3 Tell-Tale Signs You’ve Built A Highly Collaborative Business Partnership


In today’s business environment, few things play a greater role in helping you succeed than strong, collaborative partnerships. Strong partnerships can lead to long-lasting business relationships that fuel innovation and help business partners grow their bottom line.

By understanding some key tell-tale signs that you’ve built a highly collaborative partnership, you can continue working with your current partners with confidence.

1. Effective and transparent communication

Although it may sound trite, effective communication is a hallmark for any collaborative partnership. In this case, there are several factors that ensure communication is truly fostering a collaborative relationship.

First is the consistency of the communication. Partners should agree to a regular cadence of communication to ensure that nothing slips through the cracks. Whether this occurs via informal daily emails and monthly Zoom calls or more formal monthly operations meetings or quarterly business reviews, what matters most is that communication is happening at the right levels at a frequency that ensures everyone stays on the same page and maintains aligned goals.

Perhaps even more important, however, is the transparency that is present when partners are willingly sharing necessary resources with each other. Data, experience and ideas are just a few of the things that collaborative partners willingly share with each other to create successful outcomes for the partnership. As Slack reports, such transparency drives better business performance and improves efficiency by ensuring everyone has the tools they need to get the job done.

While partners likely won’t share every bit of their internal data with each other, the best business relationships embrace transparency by proactively sharing information and insights that are relevant to their work together. Also important: when conflicts occur, they happen in a healthy manner, with each side being willing to see things from their partner’s perspective. Truly collaborative teams use disagreements to reconsider preconceptions, learn and further refine the partnership.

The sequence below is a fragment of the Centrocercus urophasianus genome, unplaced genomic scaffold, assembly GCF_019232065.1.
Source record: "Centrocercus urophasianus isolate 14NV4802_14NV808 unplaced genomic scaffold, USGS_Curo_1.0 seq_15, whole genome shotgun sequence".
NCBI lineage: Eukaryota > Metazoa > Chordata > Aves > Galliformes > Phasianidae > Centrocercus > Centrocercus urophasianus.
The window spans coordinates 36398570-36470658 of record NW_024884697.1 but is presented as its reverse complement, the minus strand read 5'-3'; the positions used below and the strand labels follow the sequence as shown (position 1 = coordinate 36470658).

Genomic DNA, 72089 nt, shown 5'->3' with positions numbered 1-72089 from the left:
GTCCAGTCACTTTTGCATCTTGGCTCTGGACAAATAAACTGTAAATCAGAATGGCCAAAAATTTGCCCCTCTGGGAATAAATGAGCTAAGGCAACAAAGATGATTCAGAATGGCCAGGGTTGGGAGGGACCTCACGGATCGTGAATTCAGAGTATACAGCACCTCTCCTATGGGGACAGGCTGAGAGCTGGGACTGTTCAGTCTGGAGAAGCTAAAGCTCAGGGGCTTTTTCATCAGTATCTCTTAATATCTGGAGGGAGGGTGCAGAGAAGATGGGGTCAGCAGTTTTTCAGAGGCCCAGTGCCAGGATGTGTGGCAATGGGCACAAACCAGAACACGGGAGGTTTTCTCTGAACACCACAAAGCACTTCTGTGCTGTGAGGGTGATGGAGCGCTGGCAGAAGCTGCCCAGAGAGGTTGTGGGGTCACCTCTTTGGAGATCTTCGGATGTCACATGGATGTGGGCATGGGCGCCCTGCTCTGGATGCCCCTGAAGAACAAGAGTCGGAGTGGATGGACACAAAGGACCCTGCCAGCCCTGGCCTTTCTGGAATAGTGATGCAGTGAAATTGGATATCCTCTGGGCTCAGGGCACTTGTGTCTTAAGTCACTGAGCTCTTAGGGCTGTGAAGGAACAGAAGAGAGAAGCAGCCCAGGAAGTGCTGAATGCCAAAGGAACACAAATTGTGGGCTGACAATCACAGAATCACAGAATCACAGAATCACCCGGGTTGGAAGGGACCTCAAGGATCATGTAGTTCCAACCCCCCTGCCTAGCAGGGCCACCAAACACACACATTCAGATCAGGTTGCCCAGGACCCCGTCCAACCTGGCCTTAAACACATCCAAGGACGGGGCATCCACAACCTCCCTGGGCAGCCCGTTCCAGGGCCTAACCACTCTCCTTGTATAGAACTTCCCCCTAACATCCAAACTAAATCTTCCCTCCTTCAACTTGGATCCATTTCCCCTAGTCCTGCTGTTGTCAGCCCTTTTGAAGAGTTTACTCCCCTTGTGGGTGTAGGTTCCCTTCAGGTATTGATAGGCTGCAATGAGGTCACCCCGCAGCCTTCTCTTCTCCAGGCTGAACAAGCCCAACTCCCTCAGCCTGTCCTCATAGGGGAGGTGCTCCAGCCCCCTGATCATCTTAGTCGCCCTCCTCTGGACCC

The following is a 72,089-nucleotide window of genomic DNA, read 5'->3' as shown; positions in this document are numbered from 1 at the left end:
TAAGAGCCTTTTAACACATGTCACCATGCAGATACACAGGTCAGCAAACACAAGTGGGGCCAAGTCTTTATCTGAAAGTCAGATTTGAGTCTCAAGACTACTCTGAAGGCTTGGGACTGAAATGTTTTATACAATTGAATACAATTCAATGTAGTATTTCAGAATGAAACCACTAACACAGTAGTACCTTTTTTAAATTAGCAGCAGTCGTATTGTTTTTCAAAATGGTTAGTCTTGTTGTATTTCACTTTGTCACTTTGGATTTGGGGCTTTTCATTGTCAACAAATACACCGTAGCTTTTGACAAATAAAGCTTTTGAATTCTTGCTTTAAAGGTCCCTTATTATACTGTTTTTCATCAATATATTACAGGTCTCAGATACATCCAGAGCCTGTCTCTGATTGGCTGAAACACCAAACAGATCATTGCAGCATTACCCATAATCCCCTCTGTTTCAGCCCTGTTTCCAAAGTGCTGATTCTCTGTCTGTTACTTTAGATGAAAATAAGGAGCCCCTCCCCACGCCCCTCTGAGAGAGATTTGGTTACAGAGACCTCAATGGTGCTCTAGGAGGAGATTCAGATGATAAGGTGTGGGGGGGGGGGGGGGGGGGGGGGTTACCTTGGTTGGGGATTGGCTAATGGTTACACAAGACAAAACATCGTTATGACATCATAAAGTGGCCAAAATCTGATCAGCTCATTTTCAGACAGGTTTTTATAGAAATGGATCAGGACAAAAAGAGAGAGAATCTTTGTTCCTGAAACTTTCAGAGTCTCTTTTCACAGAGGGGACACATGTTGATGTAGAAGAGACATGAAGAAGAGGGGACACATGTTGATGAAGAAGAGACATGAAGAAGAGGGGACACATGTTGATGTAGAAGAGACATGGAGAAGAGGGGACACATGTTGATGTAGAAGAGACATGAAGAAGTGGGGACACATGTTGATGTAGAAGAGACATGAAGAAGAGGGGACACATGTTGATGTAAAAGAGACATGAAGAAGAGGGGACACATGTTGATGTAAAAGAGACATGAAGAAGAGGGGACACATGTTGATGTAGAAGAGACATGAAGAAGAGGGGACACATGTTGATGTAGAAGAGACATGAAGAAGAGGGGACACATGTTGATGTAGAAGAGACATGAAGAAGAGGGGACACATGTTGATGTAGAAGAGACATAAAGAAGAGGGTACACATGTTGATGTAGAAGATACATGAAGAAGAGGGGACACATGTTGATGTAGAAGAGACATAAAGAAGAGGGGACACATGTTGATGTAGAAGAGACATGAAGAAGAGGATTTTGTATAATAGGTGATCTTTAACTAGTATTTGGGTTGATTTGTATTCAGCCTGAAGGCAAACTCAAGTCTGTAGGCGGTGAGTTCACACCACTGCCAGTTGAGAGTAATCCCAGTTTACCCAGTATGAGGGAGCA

2. Everyone Has Autonomy and Accountability

Accountability is crucial in any partnership — but sometimes, efforts to prioritize accountability can lead to one partner micromanaging the other. This can suppress innovation and morale, potentially even causing the micromanaged partner to feel resentful and look for ways to end the relationship.

In fact, surveys have found that 71% of workers who have experienced micromanagement say that it interferes with their job performance — hardly a recipe for a successful partnership.

Instead, collaborative partnerships still value accountability, but give each partner the autonomy to fulfill their role as they see fit. Indeed, in his book DriveNew York Times bestselling author Daniel Pink cites autonomy, or “the desire to direct our own lives” as the first of three essential facets of successful 21st century work.